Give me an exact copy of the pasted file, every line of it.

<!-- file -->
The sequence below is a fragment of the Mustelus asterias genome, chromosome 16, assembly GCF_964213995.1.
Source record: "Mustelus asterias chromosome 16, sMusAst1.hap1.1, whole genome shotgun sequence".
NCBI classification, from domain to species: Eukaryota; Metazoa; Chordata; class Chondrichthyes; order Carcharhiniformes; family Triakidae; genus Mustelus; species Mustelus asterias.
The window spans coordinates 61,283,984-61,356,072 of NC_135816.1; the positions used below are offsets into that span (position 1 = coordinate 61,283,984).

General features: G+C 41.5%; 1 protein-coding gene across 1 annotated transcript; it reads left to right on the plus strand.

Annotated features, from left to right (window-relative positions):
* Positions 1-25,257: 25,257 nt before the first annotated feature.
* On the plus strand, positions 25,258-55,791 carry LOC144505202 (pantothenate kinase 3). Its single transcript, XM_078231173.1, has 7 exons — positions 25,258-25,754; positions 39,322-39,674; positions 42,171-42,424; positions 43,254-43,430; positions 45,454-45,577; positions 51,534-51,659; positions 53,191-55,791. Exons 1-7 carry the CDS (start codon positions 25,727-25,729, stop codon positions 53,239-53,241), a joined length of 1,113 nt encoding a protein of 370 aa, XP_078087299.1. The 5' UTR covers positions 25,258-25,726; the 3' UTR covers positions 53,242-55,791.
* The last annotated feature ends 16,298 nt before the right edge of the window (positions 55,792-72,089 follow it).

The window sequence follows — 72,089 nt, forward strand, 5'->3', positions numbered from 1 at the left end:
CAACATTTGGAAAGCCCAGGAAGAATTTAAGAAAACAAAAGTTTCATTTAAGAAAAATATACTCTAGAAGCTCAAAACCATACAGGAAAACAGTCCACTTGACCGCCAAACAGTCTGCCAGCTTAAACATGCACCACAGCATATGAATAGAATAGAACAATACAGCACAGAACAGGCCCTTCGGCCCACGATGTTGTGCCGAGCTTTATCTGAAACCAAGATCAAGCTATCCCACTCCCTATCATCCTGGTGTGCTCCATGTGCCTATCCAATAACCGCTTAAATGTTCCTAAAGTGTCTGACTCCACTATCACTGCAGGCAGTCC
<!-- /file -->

The sequence below is a fragment of the Mustelus asterias genome, chromosome 16, assembly GCF_964213995.1.
Source record: "Mustelus asterias chromosome 16, sMusAst1.hap1.1, whole genome shotgun sequence".
NCBI classification, from domain to species: Eukaryota; Metazoa; Chordata; class Chondrichthyes; order Carcharhiniformes; family Triakidae; genus Mustelus; species Mustelus asterias.
The window spans coordinates 61,283,984-61,356,072 of NC_135816.1; the positions used below are offsets into that span (position 1 = coordinate 61,283,984).

General features: G+C 41.5%; 1 protein-coding gene across 1 annotated transcript; it reads left to right on the plus strand.

Annotated features, from left to right (window-relative positions):
* Positions 1-25,257: 25,257 nt before the first annotated feature.
* On the plus strand, positions 25,258-55,791 carry LOC144505202 (pantothenate kinase 3). Its single transcript, XM_078231173.1, has 7 exons — positions 25,258-25,754; positions 39,322-39,674; positions 42,171-42,424; positions 43,254-43,430; positions 45,454-45,577; positions 51,534-51,659; positions 53,191-55,791. Exons 1-7 carry the CDS (start codon positions 25,727-25,729, stop codon positions 53,239-53,241), a joined length of 1,113 nt encoding a protein of 370 aa, XP_078087299.1. The 5' UTR covers positions 25,258-25,726; the 3' UTR covers positions 53,242-55,791.
* The last annotated feature ends 16,298 nt before the right edge of the window (positions 55,792-72,089 follow it).

The window sequence follows — 72,089 nt, forward strand, 5'->3', positions numbered from 1 at the left end:
CAACATTTGGAAAGCCCAGGAAGAATTTAAGAAAACAAAAGTTTCATTTAAGAAAAATATACTCTAGAAGCTCAAAACCATACAGGAAAACAGTCCACTTGACCGCCAAACAGTCTGCCAGCTTAAACATGCACCACAGCATATGAATAGAATAGAACAATACAGCACAGAACAGGCCCTTCGGCCCACGATGTTGTGCCGAGCTTTATCTGAAACCAAGATCAAGCTATCCCACTCCCTATCATCCTGGTGTGCTCCATGTGCCTATCCAATAACCGCTTAAATGTTCCTAAAGTGTCTGACTCCACTATCACTGCAGGCAGTCC